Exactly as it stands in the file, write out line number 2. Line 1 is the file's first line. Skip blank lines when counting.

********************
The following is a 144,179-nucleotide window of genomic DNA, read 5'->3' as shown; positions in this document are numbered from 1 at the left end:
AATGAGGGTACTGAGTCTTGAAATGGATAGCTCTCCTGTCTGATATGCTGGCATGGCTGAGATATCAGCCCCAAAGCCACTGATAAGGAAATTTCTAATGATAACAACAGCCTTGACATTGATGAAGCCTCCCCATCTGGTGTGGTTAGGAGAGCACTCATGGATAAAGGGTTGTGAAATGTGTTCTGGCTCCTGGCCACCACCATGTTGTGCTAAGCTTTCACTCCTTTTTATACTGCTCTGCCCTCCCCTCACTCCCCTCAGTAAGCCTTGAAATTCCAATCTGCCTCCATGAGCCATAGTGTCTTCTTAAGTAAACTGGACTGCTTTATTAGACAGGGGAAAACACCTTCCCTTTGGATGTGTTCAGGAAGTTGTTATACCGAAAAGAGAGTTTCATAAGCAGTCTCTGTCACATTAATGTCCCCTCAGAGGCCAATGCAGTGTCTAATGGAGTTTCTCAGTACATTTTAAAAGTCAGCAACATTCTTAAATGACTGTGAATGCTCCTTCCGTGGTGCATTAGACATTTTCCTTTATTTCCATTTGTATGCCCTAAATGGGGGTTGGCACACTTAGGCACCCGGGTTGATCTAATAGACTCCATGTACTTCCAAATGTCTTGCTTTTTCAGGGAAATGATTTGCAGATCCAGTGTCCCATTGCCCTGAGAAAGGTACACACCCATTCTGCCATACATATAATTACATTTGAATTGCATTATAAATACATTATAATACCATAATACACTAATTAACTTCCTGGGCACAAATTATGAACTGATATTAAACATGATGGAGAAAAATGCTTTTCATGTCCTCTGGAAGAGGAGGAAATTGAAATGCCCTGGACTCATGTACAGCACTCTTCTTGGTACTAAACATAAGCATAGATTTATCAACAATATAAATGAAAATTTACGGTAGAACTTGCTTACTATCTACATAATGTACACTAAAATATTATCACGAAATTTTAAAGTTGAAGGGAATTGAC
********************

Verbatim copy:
AATGAGGGTACTGAGTCTTGAAATGGATAGCTCTCCTGTCTGATATGCTGGCATGGCTGAGATATCAGCCCCAAAGCCACTGATAAGGAAATTTCTAATGATAACAACAGCCTTGACATTGATGAAGCCTCCCCATCTGGTGTGGTTAGGAGAGCACTCATGGATAAAGGGTTGTGAAATGTGTTCTGGCTCCTGGCCACCACCATGTTGTGCTAAGCTTTCACTCCTTTTTATACTGCTCTGCCCTCCCCTCACTCCCCTCAGTAAGCCTTGAAATTCCAATCTGCCTCCATGAGCCATAGTGTCTTCTTAAGTAAACTGGACTGCTTTATTAGACAGGGGAAAACACCTTCCCTTTGGATGTGTTCAGGAAGTTGTTATACCGAAAAGAGAGTTTCATAAGCAGTCTCTGTCACATTAATGTCCCCTCAGAGGCCAATGCAGTGTCTAATGGAGTTTCTCAGTACATTTTAAAAGTCAGCAACATTCTTAAATGACTGTGAATGCTCCTTCCGTGGTGCATTAGACATTTTCCTTTATTTCCATTTGTATGCCCTAAATGGGGGTTGGCACACTTAGGCACCCGGGTTGATCTAATAGACTCCATGTACTTCCAAATGTCTTGCTTTTTCAGGGAAATGATTTGCAGATCCAGTGTCCCATTGCCCTGAGAAAGGTACACACCCATTCTGCCATACATATAATTACATTTGAATTGCATTATAAATACATTATAATACCATAATACACTAATTAACTTCCTGGGCACAAATTATGAACTGATATTAAACATGATGGAGAAAAATGCTTTTCATGTCCTCTGGAAGAGGAGGAAATTGAAATGCCCTGGACTCATGTACAGCACTCTTCTTGGTACTAAACATAAGCATAGATTTATCAACAATATAAATGAAAATTTACGGTAGAACTTGCTTACTATCTACATAATGTACACTAAAATATTATCACGAAATTTTAAAGTTGAAGGGAATTGAC